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Title:Examining the effects of the Medicaid expansion on: Social welfare, healthcare utilization, and uncompensated care
Author(s):Kim, Andrew Y.
Director of Research:Rich, Robert F.
Doctoral Committee Chair(s):Alston, Reginald J.
Doctoral Committee Member(s):Arnould, Richard J.; Klonoff-Cohen, Hillary
Department / Program:Kinesiology & Community Health
Discipline:Community Health
Degree Granting Institution:University of Illinois at Urbana-Champaign
Subject(s):Health policy
Healthcare reform
Abstract:This dissertation includes three chapters examining various effects of the Medicaid expansion through the Affordable Care Act (ACA). I explore the topic of implementation and how it can lead to reformulation of policies, to other outcomes not expected, or even to outright failure. I then apply the theory of implementation to three topics the Medicaid expansion is affecting. The first paper explorers how the enhanced matching rates affect the overall spending and cost-sharing between the federal government and state government. Specifically, I explorer the behavior of state spending and how states allocate intergovernmental grants. Previous research has shown that states respond to large increases in the federal Medicaid subsidy in a stimulative manner by increasing spending towards other programs. A logistic regression was performed to predict the Medicaid expansion’s impact on state spending on social welfare between the years 2011, 2013, and 2015. Overall, the results are consistent with my hypothesis that expansion states use intergovernmental matching grants towards social welfare. The second paper explores the increased access of health insurance through the Medicaid Expansion. A difference-in-difference regression (state-in state-out methodology) is utilized to observe the differences in outcomes. I utilize a natural quasi-experimental approach to assess the impact of a large nationwide public health insurance expansion on access to health care services, health care utilization, and health outcomes between expansion states and non-expansion states. I found that Medicaid expansion’s impact on utilization was positive as blood pressure medication and cholesterol checks increased and a decrease decreased percentage of individuals in the state who needed to see a doctor in the last 12 months, but did not because of cost relative to non-expansion states. I found a 1.1 percent increase in healthcare access in expansion states. The Third paper explorers the Medicaid expansion’s effect on uncompensated care and Medicaid DSH payment. Safety net hospitals are the last line of opportunity for the poor, uninsured, elderly, and disabled seeking healthcare. Safety net hospitals take an enormous amount of uncompensated care due to the lack of insurance. The Federal Government provides funding to hospitals to treat indignant populations through disproportionate funding programs, under which facilities are able to receive partial compensation through Medicaid DSH payment. The Affordable Care Act will reduce the amount of funding towards Medicaid DSH programs, and congressional action has delayed the cuts until the fiscal year 2018. I utilize a difference-in-difference regression (state-in state-out methodology) and logistic regression to observe if there was a decrease in uncompensated care and DSH payments in expansion states and non-expansion states (control). The results are mixed. There is a reduction in uncompensated care in expansion states versus non-expansion states, however, there is no statistical significance. There is statistical significance in the reduction of DSH payment in expansion states versus non-expansion states. The results from the chapters give insight into the implementation status of the Medicaid expansion. The final chapter summarizes the findings from the three dissertation papers and makes several policy perspectives related to the Medicaid expansion in the Patient Protection and Affordable Care Act.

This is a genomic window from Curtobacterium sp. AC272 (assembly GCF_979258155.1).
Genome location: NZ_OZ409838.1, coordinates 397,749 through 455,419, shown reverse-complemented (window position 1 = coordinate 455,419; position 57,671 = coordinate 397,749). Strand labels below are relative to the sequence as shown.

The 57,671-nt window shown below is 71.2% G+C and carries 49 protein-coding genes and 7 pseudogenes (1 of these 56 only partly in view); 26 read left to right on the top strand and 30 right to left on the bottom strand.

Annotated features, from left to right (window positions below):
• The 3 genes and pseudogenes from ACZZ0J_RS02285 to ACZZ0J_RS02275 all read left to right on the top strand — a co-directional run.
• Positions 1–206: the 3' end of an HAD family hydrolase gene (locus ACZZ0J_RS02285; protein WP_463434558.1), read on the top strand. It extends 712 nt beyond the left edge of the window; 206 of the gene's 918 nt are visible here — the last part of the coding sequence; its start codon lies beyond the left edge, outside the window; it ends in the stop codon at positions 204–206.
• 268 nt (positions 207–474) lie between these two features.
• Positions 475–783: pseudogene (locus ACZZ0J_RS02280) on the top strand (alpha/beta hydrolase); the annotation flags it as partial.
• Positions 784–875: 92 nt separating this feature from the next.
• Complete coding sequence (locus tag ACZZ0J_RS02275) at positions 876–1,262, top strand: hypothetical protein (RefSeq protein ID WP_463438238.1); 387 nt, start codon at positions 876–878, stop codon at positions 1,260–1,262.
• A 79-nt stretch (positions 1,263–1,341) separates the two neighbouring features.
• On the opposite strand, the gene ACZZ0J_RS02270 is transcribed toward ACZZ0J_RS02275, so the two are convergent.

Issue Date:2017-12-04
Rights Information:Copyright 2017 Andrew Kim
Date Available in IDEALS:2018-03-13
Date Deposited:2017-12

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